Would you invest with a billionaire hedge fund manager who made a fortune during the housing crisis?

Watch out.

Many people would jump at the chance and many wealthy people have given John Paulson lots of money to invest for them.

But there’s a downside to trying to get rich via the stock market. The people who “swing for the fences” often strike out.

We found this article in Private Wealth an excellent illustration of this point.

Billionaire John Paulson posted the second-worst trading year of his career in 2014 as a wrong-way energy bet added to declines tied to a failed merger and investments in Fannie Mae and Freddie Mac.

The worst performance was in the Advantage Plus fund, which plummeted 36 percent last year, two people with knowledge of the returns said. …

Paulson & Co.’s performance placed it near the bottom of the hedge fund pack last year as the industry returned a meager 1.4 percent. The manager, who shot to fame after making $15 billion on the housing crisis in 2007, has struggled to regain its footing since 2011 when bets on the U.S. recovery went awry, losing money in all of its main strategies — including a 51 percent tumble in the Advantage Plus fund. Paulson also lost money in investments tied to gold and Europe’s economy, causing assets to dwindle to $19 billion, half the peak in 2011 ….…

Investors in the Advantage fund have lost 48 percent since the end of 2010, while clients in Advantage Plus are down more than 66 percent. ….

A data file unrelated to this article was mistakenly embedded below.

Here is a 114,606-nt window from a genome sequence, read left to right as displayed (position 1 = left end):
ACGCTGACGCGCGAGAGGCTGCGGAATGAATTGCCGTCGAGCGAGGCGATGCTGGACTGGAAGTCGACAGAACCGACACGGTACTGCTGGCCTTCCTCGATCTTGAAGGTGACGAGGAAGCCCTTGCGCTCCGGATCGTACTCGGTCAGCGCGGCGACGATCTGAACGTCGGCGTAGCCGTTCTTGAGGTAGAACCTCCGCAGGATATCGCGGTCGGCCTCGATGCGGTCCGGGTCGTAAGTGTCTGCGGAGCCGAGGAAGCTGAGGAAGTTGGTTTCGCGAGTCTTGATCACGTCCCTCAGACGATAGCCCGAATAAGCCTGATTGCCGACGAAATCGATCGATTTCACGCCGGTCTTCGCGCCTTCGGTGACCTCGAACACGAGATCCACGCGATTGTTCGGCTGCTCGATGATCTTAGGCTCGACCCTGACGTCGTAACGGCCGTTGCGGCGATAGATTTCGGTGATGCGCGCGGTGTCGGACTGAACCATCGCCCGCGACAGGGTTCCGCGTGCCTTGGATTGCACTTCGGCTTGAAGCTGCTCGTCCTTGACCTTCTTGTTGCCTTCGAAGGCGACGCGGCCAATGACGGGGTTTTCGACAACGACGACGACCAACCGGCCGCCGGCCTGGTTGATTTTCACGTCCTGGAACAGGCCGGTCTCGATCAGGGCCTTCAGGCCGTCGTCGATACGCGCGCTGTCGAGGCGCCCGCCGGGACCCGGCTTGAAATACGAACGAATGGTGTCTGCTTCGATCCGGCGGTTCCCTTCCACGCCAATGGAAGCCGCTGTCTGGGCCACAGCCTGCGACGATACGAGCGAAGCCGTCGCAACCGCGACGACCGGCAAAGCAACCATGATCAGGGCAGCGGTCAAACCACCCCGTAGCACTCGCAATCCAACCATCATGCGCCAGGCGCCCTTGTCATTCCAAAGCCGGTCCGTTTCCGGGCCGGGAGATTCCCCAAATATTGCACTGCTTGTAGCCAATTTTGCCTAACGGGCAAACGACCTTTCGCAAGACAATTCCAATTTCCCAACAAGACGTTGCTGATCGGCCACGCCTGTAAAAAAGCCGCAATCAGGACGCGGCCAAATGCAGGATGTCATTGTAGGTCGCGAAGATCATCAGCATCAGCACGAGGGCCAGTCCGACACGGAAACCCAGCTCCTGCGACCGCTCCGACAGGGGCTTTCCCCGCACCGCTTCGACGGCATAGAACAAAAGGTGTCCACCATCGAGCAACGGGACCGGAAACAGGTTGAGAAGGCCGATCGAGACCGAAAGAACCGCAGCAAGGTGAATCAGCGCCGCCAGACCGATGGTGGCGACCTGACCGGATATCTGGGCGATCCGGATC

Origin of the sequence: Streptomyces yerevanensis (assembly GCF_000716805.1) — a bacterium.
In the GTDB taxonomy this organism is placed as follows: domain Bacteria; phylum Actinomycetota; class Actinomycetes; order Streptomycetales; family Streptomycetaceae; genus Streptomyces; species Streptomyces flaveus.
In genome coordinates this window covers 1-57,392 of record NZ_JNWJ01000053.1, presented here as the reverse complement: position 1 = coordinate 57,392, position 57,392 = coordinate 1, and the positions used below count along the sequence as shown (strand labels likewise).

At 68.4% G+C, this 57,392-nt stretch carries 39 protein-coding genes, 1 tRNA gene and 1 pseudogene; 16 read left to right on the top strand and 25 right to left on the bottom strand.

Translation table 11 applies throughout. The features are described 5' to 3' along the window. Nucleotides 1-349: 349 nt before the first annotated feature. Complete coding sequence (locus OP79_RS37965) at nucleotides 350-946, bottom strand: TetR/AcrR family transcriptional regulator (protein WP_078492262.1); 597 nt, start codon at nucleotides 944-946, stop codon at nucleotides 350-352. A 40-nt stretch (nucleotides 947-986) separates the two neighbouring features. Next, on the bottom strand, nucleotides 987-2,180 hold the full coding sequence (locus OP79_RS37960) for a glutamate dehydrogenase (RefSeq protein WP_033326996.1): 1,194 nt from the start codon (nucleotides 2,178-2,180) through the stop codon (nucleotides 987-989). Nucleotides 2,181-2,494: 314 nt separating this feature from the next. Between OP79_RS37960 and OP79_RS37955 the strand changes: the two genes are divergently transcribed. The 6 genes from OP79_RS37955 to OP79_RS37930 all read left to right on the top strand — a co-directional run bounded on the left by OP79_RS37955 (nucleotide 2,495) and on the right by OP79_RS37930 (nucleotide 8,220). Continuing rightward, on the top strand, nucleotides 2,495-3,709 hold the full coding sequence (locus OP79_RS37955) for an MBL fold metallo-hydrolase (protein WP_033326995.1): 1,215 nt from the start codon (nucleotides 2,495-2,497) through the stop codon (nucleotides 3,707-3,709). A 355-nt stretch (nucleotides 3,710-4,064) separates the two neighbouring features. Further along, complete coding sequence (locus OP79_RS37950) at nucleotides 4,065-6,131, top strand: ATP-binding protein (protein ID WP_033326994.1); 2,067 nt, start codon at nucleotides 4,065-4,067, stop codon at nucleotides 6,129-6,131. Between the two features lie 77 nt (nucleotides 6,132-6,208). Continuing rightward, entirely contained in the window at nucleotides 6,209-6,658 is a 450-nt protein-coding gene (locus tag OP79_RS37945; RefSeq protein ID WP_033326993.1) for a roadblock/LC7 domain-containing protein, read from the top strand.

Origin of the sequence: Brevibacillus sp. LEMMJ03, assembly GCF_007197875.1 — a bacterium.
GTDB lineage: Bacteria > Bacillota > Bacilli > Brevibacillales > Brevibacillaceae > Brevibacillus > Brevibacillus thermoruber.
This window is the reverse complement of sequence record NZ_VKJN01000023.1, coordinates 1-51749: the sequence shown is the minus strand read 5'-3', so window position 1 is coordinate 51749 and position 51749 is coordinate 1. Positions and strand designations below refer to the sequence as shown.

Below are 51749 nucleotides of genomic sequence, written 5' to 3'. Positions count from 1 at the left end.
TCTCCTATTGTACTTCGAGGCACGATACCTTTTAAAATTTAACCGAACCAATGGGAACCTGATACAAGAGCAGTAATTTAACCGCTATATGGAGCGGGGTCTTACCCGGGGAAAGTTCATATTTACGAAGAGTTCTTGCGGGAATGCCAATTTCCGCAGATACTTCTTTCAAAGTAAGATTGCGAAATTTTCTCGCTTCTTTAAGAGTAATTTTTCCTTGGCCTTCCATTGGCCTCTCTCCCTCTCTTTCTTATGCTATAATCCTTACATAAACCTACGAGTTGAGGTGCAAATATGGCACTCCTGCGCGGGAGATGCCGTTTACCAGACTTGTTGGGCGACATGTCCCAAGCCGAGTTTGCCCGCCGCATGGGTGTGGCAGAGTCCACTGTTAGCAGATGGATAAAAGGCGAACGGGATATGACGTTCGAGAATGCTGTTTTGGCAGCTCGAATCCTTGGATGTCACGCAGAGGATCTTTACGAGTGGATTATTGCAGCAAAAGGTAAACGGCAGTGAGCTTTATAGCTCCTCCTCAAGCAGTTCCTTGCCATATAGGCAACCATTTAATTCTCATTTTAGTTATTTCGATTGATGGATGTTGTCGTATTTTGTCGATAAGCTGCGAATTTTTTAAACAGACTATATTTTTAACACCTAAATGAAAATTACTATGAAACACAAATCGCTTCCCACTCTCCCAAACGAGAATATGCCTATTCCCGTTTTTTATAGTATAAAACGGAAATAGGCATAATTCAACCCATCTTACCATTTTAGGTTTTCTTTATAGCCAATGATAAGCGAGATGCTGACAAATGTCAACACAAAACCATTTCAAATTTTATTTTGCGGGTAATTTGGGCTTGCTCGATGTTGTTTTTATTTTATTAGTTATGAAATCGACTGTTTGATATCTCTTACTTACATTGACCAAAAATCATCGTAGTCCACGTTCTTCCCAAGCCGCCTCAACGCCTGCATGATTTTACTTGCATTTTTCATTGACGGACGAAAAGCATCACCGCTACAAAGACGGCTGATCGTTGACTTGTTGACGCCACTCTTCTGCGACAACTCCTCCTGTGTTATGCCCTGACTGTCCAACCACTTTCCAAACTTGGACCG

At Korving & Company, we are fiduciaries, Paulson is not.  He’s a hedge fund manager who makes big bets.  We don’t bet, we invest.

We manage retirement money. People nearing retirement don’t want to see the money they are saving cut in half. That could force them to work years longer than they planned. People in retirement who saw their savings plummet would have no choice but to reduce their lifestyle.

With that in mind, we do the opposite of Paulson. Our primary directive is keeping what we have and making a fair rate of return on that money by a carefully thought out process of diversification.

Realizing that even the smartest or luckiest investors – like Paulson – can be wrong, we focus on picking good funds but making sure that if any of our fund managers has a bad year, our clients will not have their plans interrupted or their lifestyles affected.

To go back to our baseball analogy, we just want to get on base and do so consistently.

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